Death had buried and forgotten his real name ever since the crucifixion. His students quickly adapted, century after century, to calling him “Mr. Death”. He thought “Dr. Death” sounded too much like a serial killer. On the blackboard in white chalk Death scrawled a large and loopy “Happy Easter!” At Death University, Easter was the biggest of holidays, like Christmas on Earth. On his desk he placed a photo of Mary. Not the standard Renaissance fare with the exotic inks and canvas and perfect natural light, but an old blown-up dime store photo he had had redone a few times over the centuries. Always, it was well preserved.
“Fussing with that old photo again, huh?” Death turned and saw tall, lean Lily-Ann Ruth with a bit much on the eye shadow.
“Lilith. I didn’t see you come in.”
“Since when has a locked door stopped an angel? In fact, you do know that the door itself is just an illusion, right? Like emotions — pesky little things. Hell burns them into you, Heaven chills them. But here in the in-between you can go eons with nothing and then suddenly they’re on all sides. You’ve never tried to let them go. You have too many hang-ups.”
“Yeah, I need to work on that.”
“Fine, whatever. I came to tell you the yearbook committee wants to know your name so they can… do whatever it is they have to do. Photo captions, funny sayings. Those human things we hang on to down here. They have Almighty permission to get your name by hook or by crook this year, whatever that means.”
“I know what it means.” Death sighed.
“I just came here to give you a heads up, but since you seem sooo interested, let me ask you something.”
“Sure, when have you ever needed my permission? You can rev my heart up. You can spontaneously appear before anyone at any time. You can compel them to confess, to tell only the truth, so why not just ask a….”
“Because I wanted you to get close to me. You! But that’s not even what I… look… when are you finally going to let go and accept that what happened had to happen?” Lilly moved in closer and closer, slowly, and touched his arm.
“I’ve accepted that with us a long time…”
“That’s not what I’m talking about. Because when it was you and me, it was just me. You haven’t been the same since Mary’s son.”
That cut Death’s distracted flow, shunting a biblical flood behind a sturdy concrete and repressive wall.
“We have just a minute before classes. You really should go now.”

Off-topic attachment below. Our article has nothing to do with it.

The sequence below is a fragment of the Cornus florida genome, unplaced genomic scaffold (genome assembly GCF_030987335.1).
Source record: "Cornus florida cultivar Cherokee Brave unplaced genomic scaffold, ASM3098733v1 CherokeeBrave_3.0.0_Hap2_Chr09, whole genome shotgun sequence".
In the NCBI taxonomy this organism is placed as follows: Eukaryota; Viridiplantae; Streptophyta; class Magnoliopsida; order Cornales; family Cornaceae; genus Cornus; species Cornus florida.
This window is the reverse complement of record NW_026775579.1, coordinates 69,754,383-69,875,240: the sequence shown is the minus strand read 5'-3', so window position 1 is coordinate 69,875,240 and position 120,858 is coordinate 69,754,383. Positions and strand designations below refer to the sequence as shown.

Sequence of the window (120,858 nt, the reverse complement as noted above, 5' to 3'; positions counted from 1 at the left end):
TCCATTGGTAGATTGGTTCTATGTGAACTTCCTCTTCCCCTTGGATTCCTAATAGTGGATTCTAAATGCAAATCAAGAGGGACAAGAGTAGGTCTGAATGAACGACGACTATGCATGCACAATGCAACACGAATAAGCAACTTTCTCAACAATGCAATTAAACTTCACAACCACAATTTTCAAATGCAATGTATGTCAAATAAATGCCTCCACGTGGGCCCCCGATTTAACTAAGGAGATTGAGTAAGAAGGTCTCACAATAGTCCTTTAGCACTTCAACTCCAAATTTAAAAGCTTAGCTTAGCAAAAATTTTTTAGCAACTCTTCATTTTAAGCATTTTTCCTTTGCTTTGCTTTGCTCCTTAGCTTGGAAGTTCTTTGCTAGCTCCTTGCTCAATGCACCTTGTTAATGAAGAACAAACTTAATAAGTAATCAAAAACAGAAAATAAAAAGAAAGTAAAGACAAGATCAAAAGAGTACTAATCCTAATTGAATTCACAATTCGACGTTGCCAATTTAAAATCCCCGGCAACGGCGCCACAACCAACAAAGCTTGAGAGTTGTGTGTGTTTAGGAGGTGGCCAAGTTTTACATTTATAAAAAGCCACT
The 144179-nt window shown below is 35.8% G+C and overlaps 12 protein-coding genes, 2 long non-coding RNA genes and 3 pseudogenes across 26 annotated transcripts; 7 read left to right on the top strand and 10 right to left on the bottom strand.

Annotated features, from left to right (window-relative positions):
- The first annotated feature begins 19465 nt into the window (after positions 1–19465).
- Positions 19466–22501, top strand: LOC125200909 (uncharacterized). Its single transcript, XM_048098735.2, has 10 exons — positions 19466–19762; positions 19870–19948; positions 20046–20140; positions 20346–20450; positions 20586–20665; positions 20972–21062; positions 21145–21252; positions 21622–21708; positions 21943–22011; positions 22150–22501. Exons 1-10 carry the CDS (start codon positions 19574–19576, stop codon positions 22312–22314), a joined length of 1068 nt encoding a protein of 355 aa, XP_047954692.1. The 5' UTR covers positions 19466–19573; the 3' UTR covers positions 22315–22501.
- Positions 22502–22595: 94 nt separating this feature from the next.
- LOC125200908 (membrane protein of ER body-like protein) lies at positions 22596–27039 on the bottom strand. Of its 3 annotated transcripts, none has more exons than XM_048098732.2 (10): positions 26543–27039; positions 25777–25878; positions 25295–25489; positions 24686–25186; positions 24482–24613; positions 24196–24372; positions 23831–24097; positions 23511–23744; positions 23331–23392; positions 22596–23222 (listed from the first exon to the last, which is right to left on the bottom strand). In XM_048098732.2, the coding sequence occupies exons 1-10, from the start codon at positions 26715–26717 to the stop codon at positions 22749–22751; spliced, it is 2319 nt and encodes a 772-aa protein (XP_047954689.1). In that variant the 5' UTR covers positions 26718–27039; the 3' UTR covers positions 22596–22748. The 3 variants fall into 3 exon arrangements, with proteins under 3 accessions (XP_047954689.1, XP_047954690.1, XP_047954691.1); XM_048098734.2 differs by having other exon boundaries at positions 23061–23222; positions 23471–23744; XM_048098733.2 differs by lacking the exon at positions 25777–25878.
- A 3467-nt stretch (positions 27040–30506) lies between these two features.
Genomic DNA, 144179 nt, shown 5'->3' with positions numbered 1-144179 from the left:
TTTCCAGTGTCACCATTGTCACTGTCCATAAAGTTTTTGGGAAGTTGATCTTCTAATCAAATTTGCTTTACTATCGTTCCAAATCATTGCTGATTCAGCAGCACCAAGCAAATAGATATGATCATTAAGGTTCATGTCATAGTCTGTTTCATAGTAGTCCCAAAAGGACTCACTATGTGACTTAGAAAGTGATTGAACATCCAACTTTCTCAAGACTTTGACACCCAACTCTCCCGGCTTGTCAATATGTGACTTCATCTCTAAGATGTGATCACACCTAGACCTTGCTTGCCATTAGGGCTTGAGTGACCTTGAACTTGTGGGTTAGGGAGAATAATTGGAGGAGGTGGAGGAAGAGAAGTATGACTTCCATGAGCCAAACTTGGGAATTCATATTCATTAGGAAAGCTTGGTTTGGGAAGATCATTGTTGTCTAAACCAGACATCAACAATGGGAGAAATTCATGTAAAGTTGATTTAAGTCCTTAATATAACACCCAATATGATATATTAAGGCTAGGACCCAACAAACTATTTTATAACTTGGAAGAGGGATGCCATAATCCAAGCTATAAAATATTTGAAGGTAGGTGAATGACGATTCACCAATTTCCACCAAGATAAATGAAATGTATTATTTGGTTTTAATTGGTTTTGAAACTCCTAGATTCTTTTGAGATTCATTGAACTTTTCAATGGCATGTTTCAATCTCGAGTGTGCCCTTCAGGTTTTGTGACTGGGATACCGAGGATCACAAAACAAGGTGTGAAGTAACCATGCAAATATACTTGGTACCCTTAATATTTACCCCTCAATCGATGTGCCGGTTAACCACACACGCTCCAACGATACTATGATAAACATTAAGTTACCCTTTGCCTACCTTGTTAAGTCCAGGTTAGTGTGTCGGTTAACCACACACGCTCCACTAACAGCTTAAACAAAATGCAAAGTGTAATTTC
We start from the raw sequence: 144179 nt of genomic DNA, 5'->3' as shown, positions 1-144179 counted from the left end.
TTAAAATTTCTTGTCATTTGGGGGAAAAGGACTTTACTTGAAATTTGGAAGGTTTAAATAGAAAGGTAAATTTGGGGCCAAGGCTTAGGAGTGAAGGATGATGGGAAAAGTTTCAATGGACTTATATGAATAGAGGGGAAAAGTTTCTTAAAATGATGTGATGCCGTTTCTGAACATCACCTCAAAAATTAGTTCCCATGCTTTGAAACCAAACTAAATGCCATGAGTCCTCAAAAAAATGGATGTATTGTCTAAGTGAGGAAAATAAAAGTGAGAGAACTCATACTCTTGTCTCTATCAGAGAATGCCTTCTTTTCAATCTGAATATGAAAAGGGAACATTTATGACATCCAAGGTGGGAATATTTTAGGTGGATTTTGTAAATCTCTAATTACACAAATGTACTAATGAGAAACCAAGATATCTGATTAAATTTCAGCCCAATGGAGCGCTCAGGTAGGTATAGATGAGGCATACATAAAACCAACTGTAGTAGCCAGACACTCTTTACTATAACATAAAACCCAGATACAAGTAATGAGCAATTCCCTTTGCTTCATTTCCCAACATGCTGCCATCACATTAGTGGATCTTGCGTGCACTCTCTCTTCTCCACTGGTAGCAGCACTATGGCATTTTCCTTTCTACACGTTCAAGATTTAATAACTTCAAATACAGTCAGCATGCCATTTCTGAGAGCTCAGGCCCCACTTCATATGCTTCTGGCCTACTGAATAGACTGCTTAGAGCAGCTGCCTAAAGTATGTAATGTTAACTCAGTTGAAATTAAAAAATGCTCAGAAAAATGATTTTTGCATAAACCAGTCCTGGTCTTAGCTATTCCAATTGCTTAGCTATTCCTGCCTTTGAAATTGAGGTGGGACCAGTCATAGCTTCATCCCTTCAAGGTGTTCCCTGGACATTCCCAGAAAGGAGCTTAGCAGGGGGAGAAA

“Yeah, I’ll never get an answer out of you. Shall I use the door?”
“Go any way you damn well want.”
The door squeaked shut. That year’s first students, on this day of Easter, began to trickle in.
(From the syllabus, which Death had been teaching most rote and competent for millennia) “‘Death 101’ might sound heavy, but its purpose is to train New Reapers in the various arts of soul nurturing, collection, acceptance aka ‘soul therapy’ to help transition newly arrived souls to their final destination (yes, the correct answer the whole time was “heaven or hell?” We tip our hats to the southern region of the United States)!. This course introduces all branches of study and practical application, from science, to psychology, to medicine and enforcement. When it comes to the art of Death, nothing can be left to chance. Those trained in the sorting arts and sciences will find they have a set of tools to help them become the best, the kindest, the most compassionate of New Reapers. The class will focus on your image, what to say. (We will be play-acting many death and sorting scenarios). It will focus on regional distinctions and culture (you will be assigned a region of the globe in which to complete your internship before graduation).”
“Does anyone have any questions before we adjourn?”
A lonely, timorous hand belonging to a ‘Cameron’ went up asking, “What was Jesus like?”
Death had uttered many answers for that with a range of emotions and styles. For the first time ever he said, “There was nothing I could do to help.”
Death checked his phone messages. “ID#666: ‘Hey, Satan here. Let’s chat new upper level deck expansion. Tomorrow?” delete
“ID#777. You sent up a real good batch yet again. You up for racquetball? Call back soon.” delete
“ID#666. Oh, uh, shoot. I called you and left that expansion message. I meant that message for Dante. Don’t tell God. It’s gonna be HUGE with new tort…” delete
Caller Unknown: Death listened for a long time, clicked, pressed the dial button. Silently, Mary’s warmth breathed into him over the phone, her own mystery, her own tears. This was Easter, after all. A mature silence bloomed.
“Why did he have to die?” Mary asked. “I know you can’t answer it, but all I get up here is ‘wonderful’ and ‘you’re the mother of a star’ and nobody really talks at all.”
“Have you tried 777? The one with a lot of perfect answers, some of them ‘no’?”
“I don’t want glib. Listen, Joseph and I were talking and we thought it’d be a good idea… no, it’d be nice if you came over.”
“After two thousand years? Is that a good idea?”
“The weird thing is — I don’t know. Usually I know everything good or bad. But this — just feels right.”
“Will Jesus be there?”
“What do you think?” Then after a broken pause Mary added, “No. No he won’t be there.”
“I think so too. I think it’s good,” Death lied, not thinking it was wrong, but utterly not knowing but wanting to know.
“Say around 7?”
“Yeah, 7.” Mary almost hung up when Death chimed back in, “Mary, wait, hold on. I thought you’d want to know who you were inviting over. My name is Allen.”
Michael Pacholski was born writing in 1968 and he’s been published right here with, now, 2 short shorts and here and there elsewhere with poetry. He now thinks he’s going to bang this one out into a novel or novella, but enjoy it here first in its fresh inspirational form.